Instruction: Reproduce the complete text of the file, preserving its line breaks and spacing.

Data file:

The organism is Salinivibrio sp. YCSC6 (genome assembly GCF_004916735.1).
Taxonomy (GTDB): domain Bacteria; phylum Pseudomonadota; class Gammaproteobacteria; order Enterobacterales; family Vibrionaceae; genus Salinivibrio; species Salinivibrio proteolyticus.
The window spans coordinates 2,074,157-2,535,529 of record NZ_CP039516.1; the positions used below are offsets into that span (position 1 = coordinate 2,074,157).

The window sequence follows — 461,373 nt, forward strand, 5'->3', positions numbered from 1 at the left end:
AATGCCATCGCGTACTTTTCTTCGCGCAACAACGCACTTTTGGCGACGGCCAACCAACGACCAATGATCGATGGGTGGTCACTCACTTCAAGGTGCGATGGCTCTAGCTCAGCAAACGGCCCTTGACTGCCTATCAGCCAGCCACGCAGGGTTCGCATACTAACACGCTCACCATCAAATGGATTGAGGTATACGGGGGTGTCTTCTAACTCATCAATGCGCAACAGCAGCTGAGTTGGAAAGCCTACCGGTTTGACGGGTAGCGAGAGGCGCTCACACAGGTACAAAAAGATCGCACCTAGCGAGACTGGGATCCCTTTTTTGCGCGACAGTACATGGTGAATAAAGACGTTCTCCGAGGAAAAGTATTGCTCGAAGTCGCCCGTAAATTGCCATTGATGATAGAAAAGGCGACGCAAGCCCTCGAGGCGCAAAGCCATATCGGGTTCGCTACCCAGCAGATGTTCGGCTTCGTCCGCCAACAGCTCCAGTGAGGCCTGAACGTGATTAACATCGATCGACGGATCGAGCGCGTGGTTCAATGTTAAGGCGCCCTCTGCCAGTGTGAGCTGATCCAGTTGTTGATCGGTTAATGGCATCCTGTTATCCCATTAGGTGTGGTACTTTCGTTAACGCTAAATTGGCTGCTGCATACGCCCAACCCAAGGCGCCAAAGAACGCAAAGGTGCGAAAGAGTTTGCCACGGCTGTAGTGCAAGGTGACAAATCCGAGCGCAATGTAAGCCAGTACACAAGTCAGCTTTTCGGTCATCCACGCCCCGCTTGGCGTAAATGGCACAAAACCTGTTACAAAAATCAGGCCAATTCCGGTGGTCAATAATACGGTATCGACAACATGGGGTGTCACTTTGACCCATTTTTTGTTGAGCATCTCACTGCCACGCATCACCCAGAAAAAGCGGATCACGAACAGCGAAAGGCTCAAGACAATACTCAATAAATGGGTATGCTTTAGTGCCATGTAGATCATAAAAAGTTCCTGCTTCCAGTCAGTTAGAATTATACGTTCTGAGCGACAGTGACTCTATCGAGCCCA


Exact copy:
The organism is Salinivibrio sp. YCSC6 (genome assembly GCF_004916735.1).
Taxonomy (GTDB): domain Bacteria; phylum Pseudomonadota; class Gammaproteobacteria; order Enterobacterales; family Vibrionaceae; genus Salinivibrio; species Salinivibrio proteolyticus.
The window spans coordinates 2,074,157-2,535,529 of record NZ_CP039516.1; the positions used below are offsets into that span (position 1 = coordinate 2,074,157).

The window sequence follows — 461,373 nt, forward strand, 5'->3', positions numbered from 1 at the left end:
AATGCCATCGCGTACTTTTCTTCGCGCAACAACGCACTTTTGGCGACGGCCAACCAACGACCAATGATCGATGGGTGGTCACTCACTTCAAGGTGCGATGGCTCTAGCTCAGCAAACGGCCCTTGACTGCCTATCAGCCAGCCACGCAGGGTTCGCATACTAACACGCTCACCATCAAATGGATTGAGGTATACGGGGGTGTCTTCTAACTCATCAATGCGCAACAGCAGCTGAGTTGGAAAGCCTACCGGTTTGACGGGTAGCGAGAGGCGCTCACACAGGTACAAAAAGATCGCACCTAGCGAGACTGGGATCCCTTTTTTGCGCGACAGTACATGGTGAATAAAGACGTTCTCCGAGGAAAAGTATTGCTCGAAGTCGCCCGTAAATTGCCATTGATGATAGAAAAGGCGACGCAAGCCCTCGAGGCGCAAAGCCATATCGGGTTCGCTACCCAGCAGATGTTCGGCTTCGTCCGCCAACAGCTCCAGTGAGGCCTGAACGTGATTAACATCGATCGACGGATCGAGCGCGTGGTTCAATGTTAAGGCGCCCTCTGCCAGTGTGAGCTGATCCAGTTGTTGATCGGTTAATGGCATCCTGTTATCCCATTAGGTGTGGTACTTTCGTTAACGCTAAATTGGCTGCTGCATACGCCCAACCCAAGGCGCCAAAGAACGCAAAGGTGCGAAAGAGTTTGCCACGGCTGTAGTGCAAGGTGACAAATCCGAGCGCAATGTAAGCCAGTACACAAGTCAGCTTTTCGGTCATCCACGCCCCGCTTGGCGTAAATGGCACAAAACCTGTTACAAAAATCAGGCCAATTCCGGTGGTCAATAATACGGTATCGACAACATGGGGTGTCACTTTGACCCATTTTTTGTTGAGCATCTCACTGCCACGCATCACCCAGAAAAAGCGGATCACGAACAGCGAAAGGCTCAAGACAATACTCAATAAATGGGTATGCTTTAGTGCCATGTAGATCATAAAAAGTTCCTGCTTCCAGTCAGTTAGAATTATACGTTCTGAGCGACAGTGACTCTATCGAGCCCA